One major way the Program attempts to inculcate these skills is through the Fall Litigation Institute, a yearly crash course in trial skills open to all second- and third-year law students. The institute covers everything from the basics of laying a foundation to advanced witness examination techniques to making and overcoming objections. The Institute began in 2007 as a short course for twenty to thirty students, and has since grown into one of the Advocacy Program’s more popular initiatives, drawing over a hundred and fifty students every year. The Institute is taught by the Program’s interscholastic mock trial and moot court instructors, all of whom are practicing lawyers. Thus, the institute also acts as a recruiting event for those interscholastic competitions, and future national champions are often found at the Institute, sometimes to the students’ surprise. “A lot more of the students who try out for the Fall Litigation Institute are good at it than they know,” McCormack said.

The Advocacy Program is a truly interdisciplinary program, reflecting the many skills and areas of knowledge that can come into play in trial work. But the emphasis on practice is important not just because of the decreasing amount of trial work available to young lawyers. It’s a way students can learn the less defined skills that can only come through experience. “We often ask ourselves, ‘How do you teach the skills needed for the trial arena?,” McCormack said. “How do you teach students to acquire judgment? Strategy?’”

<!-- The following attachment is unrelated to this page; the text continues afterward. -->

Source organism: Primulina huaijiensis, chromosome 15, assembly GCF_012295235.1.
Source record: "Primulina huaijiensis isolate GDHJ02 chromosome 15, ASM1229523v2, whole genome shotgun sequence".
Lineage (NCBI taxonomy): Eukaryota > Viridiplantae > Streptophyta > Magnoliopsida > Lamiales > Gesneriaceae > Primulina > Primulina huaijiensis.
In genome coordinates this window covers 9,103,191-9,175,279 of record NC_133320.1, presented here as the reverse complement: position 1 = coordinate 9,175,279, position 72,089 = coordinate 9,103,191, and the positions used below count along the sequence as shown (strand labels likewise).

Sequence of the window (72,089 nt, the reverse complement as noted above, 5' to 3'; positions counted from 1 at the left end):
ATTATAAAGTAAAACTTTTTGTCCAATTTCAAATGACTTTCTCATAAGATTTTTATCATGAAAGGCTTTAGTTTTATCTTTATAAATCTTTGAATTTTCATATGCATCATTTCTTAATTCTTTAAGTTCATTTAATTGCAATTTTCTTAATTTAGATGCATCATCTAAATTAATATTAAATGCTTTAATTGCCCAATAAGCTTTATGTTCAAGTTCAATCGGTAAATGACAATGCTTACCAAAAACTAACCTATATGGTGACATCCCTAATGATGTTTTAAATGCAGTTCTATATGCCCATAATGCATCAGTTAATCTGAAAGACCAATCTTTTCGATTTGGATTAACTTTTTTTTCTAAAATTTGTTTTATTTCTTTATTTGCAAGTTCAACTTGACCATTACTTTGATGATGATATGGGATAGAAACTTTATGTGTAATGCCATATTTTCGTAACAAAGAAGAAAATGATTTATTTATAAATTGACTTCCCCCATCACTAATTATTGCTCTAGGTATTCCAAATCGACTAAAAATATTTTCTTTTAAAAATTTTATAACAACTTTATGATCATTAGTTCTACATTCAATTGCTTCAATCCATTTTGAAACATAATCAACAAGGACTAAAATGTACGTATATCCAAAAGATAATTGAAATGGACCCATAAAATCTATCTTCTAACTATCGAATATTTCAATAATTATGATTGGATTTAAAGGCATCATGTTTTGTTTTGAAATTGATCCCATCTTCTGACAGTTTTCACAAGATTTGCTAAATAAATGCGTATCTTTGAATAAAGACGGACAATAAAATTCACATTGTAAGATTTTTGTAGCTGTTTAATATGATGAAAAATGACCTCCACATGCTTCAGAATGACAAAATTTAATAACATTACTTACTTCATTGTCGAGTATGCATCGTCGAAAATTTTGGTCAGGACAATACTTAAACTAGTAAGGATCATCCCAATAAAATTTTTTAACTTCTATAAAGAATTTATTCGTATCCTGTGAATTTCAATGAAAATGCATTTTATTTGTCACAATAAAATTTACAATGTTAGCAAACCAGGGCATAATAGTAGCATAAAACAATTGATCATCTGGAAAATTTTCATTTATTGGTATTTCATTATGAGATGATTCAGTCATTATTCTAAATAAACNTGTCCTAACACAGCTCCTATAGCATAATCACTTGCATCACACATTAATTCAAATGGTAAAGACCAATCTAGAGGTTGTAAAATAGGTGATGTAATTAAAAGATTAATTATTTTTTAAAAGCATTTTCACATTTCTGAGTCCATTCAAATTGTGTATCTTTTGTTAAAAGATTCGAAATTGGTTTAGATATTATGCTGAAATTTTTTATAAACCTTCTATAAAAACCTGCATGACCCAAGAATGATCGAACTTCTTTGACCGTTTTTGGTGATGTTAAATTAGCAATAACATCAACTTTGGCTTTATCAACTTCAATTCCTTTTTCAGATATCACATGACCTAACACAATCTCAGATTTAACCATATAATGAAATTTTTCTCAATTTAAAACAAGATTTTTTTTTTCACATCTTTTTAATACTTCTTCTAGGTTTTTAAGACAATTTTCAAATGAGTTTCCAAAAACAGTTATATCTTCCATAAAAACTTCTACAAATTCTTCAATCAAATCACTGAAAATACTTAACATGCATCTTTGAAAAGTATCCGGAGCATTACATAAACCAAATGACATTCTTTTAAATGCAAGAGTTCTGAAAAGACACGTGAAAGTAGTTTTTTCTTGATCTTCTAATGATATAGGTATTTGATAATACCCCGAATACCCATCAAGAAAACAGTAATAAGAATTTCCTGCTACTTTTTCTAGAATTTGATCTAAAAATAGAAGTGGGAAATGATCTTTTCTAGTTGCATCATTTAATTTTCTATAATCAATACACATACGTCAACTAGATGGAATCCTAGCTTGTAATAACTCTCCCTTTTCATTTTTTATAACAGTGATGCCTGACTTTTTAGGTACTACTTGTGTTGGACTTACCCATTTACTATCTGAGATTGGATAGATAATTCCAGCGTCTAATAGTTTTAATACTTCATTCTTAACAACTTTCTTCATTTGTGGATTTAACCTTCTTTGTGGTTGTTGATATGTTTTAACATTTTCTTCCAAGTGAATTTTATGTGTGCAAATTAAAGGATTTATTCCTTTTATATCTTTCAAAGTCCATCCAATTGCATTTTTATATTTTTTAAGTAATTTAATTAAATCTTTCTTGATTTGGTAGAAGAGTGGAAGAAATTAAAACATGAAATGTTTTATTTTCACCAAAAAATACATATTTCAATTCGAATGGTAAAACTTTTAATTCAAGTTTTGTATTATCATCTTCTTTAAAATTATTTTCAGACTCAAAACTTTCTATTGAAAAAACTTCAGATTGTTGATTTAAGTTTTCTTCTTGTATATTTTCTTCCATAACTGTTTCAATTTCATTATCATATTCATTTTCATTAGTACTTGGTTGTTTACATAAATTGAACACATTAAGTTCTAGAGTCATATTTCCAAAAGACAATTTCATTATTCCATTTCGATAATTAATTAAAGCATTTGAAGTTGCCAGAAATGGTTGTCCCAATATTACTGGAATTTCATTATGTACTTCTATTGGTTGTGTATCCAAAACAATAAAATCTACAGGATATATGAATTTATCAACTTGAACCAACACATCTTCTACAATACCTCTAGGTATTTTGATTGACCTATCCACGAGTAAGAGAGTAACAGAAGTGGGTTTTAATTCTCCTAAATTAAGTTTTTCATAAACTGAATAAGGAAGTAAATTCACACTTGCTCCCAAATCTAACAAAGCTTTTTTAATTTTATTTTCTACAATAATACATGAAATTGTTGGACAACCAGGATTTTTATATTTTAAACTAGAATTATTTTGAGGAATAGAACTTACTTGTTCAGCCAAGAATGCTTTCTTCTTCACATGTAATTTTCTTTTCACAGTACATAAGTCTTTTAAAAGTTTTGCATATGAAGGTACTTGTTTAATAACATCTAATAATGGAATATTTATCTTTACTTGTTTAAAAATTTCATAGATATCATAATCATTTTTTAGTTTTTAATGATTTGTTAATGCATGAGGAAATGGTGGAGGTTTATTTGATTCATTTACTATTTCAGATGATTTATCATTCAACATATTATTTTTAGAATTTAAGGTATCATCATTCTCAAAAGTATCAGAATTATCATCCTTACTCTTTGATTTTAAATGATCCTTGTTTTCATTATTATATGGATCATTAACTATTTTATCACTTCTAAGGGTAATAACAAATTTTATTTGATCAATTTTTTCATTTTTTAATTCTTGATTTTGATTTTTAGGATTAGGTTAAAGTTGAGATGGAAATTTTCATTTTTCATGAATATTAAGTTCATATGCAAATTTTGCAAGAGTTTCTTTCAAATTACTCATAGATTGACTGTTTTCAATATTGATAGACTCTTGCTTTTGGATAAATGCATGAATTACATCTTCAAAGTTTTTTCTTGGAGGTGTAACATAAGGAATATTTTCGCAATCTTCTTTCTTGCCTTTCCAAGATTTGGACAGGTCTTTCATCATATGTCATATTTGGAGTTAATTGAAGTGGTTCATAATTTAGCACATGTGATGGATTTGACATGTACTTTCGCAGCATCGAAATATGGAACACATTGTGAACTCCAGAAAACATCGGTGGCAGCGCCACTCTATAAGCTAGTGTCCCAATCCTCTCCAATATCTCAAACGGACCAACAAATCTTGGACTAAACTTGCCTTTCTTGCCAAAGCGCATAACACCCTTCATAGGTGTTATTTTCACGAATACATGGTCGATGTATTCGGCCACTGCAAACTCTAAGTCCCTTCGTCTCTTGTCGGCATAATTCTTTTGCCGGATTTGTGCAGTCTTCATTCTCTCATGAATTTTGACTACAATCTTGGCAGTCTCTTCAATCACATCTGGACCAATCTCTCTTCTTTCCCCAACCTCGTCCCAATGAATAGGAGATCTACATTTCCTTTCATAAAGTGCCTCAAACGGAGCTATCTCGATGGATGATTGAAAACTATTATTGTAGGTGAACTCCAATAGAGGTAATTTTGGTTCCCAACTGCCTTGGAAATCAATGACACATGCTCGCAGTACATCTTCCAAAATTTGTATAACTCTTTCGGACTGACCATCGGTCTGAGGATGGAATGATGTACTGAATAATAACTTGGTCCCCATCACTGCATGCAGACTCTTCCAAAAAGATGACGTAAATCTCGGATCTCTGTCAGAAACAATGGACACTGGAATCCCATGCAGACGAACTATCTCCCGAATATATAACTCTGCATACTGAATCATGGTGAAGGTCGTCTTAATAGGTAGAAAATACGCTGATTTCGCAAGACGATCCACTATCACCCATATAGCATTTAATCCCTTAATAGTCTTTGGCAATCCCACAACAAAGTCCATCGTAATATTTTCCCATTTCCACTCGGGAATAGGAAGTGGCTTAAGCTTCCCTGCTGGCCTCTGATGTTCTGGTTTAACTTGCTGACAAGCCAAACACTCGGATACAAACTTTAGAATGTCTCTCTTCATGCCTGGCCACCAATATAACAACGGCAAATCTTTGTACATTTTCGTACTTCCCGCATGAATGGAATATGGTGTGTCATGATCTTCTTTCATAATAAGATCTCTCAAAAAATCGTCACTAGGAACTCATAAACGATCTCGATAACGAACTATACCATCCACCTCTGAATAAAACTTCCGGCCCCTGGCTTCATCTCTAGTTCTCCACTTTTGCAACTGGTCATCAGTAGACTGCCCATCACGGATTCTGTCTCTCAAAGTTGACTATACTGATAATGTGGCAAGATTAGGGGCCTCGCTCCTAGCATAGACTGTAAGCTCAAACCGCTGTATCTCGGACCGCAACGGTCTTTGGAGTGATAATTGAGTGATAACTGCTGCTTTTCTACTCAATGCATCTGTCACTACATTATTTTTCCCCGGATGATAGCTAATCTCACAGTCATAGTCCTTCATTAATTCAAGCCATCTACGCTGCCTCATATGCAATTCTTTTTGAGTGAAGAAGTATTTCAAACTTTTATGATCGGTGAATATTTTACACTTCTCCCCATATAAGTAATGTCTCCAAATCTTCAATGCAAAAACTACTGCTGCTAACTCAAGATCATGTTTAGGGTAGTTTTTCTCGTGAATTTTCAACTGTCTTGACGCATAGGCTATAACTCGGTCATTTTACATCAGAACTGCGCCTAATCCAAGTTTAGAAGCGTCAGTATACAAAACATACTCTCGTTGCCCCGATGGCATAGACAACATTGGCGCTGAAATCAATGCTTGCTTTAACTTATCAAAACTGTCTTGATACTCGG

McCormack and other instructors in the Advocacy Program are constantly searching for new training and information that will help students improve their advocacy skills, whether from visiting judges and lawyers or in unexpected areas of scientific and other research.

“We do a lot of work with judges,” McCormack said. “Inns of Court, bar associations, et cetera. We have an institutional relationship with the bench and the bar, and we couldn’t exist without them. In our classes, we do a lot of underlying theory work. There’s so much science that can make us better lawyers, such as new research into how our brains work. And of course we do a lot of work on appellate arguments. We have students discuss things like whether Batson v. Kentucky should be overruled. We do sociological research, empirical research, find things in medical journals. We read books on memory. We’re seeding students for things they’ll be doing five or ten years down the road.”